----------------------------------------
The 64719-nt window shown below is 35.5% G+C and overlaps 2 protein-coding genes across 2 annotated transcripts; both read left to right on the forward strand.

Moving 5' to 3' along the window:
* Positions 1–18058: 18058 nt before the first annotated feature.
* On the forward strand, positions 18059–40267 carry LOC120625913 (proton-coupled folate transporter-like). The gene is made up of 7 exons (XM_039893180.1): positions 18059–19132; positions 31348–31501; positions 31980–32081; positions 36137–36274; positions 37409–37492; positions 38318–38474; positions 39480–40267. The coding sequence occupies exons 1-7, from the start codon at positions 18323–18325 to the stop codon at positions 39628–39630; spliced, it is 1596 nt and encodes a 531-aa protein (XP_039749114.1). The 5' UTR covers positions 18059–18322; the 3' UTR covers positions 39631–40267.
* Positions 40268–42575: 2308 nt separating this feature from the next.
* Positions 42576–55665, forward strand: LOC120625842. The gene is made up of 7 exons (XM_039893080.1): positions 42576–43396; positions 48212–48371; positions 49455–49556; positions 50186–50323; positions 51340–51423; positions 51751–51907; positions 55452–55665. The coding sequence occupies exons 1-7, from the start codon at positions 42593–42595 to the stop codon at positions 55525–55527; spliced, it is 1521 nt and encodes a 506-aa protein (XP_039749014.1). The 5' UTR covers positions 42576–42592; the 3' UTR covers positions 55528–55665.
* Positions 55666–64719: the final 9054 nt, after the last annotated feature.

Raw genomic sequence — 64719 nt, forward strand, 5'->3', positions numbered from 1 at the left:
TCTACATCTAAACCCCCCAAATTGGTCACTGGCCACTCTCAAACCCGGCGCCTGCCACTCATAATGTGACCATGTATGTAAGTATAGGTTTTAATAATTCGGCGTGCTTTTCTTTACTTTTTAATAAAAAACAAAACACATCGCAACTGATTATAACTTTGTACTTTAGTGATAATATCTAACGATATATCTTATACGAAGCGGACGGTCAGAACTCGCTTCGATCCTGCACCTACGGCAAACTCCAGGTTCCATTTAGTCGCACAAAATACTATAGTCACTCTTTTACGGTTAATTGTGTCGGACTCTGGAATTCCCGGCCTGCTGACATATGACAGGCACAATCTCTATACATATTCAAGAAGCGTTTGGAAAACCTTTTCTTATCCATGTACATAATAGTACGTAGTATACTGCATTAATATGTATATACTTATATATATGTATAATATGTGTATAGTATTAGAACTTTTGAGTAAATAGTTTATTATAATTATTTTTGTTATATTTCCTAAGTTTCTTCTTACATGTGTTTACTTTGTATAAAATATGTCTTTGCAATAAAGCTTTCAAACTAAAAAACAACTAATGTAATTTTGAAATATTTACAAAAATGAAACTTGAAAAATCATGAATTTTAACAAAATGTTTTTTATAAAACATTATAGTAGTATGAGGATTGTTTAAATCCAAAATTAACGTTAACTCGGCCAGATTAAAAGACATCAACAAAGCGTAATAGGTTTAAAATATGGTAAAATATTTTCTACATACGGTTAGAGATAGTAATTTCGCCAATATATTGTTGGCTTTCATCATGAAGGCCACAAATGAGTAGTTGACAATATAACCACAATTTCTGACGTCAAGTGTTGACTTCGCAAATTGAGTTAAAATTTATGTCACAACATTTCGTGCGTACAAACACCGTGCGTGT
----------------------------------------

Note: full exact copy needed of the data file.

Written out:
The 64719-nt window shown below is 35.5% G+C and overlaps 2 protein-coding genes across 2 annotated transcripts; both read left to right on the forward strand.

Moving 5' to 3' along the window:
* Positions 1–18058: 18058 nt before the first annotated feature.
* On the forward strand, positions 18059–40267 carry LOC120625913 (proton-coupled folate transporter-like). The gene is made up of 7 exons (XM_039893180.1): positions 18059–19132; positions 31348–31501; positions 31980–32081; positions 36137–36274; positions 37409–37492; positions 38318–38474; positions 39480–40267. The coding sequence occupies exons 1-7, from the start codon at positions 18323–18325 to the stop codon at positions 39628–39630; spliced, it is 1596 nt and encodes a 531-aa protein (XP_039749114.1). The 5' UTR covers positions 18059–18322; the 3' UTR covers positions 39631–40267.
* Positions 40268–42575: 2308 nt separating this feature from the next.
* Positions 42576–55665, forward strand: LOC120625842. The gene is made up of 7 exons (XM_039893080.1): positions 42576–43396; positions 48212–48371; positions 49455–49556; positions 50186–50323; positions 51340–51423; positions 51751–51907; positions 55452–55665. The coding sequence occupies exons 1-7, from the start codon at positions 42593–42595 to the stop codon at positions 55525–55527; spliced, it is 1521 nt and encodes a 506-aa protein (XP_039749014.1). The 5' UTR covers positions 42576–42592; the 3' UTR covers positions 55528–55665.
* Positions 55666–64719: the final 9054 nt, after the last annotated feature.

Raw genomic sequence — 64719 nt, forward strand, 5'->3', positions numbered from 1 at the left:
TCTACATCTAAACCCCCCAAATTGGTCACTGGCCACTCTCAAACCCGGCGCCTGCCACTCATAATGTGACCATGTATGTAAGTATAGGTTTTAATAATTCGGCGTGCTTTTCTTTACTTTTTAATAAAAAACAAAACACATCGCAACTGATTATAACTTTGTACTTTAGTGATAATATCTAACGATATATCTTATACGAAGCGGACGGTCAGAACTCGCTTCGATCCTGCACCTACGGCAAACTCCAGGTTCCATTTAGTCGCACAAAATACTATAGTCACTCTTTTACGGTTAATTGTGTCGGACTCTGGAATTCCCGGCCTGCTGACATATGACAGGCACAATCTCTATACATATTCAAGAAGCGTTTGGAAAACCTTTTCTTATCCATGTACATAATAGTACGTAGTATACTGCATTAATATGTATATACTTATATATATGTATAATATGTGTATAGTATTAGAACTTTTGAGTAAATAGTTTATTATAATTATTTTTGTTATATTTCCTAAGTTTCTTCTTACATGTGTTTACTTTGTATAAAATATGTCTTTGCAATAAAGCTTTCAAACTAAAAAACAACTAATGTAATTTTGAAATATTTACAAAAATGAAACTTGAAAAATCATGAATTTTAACAAAATGTTTTTTATAAAACATTATAGTAGTATGAGGATTGTTTAAATCCAAAATTAACGTTAACTCGGCCAGATTAAAAGACATCAACAAAGCGTAATAGGTTTAAAATATGGTAAAATATTTTCTACATACGGTTAGAGATAGTAATTTCGCCAATATATTGTTGGCTTTCATCATGAAGGCCACAAATGAGTAGTTGACAATATAACCACAATTTCTGACGTCAAGTGTTGACTTCGCAAATTGAGTTAAAATTTATGTCACAACATTTCGTGCGTACAAACACCGTGCGTGT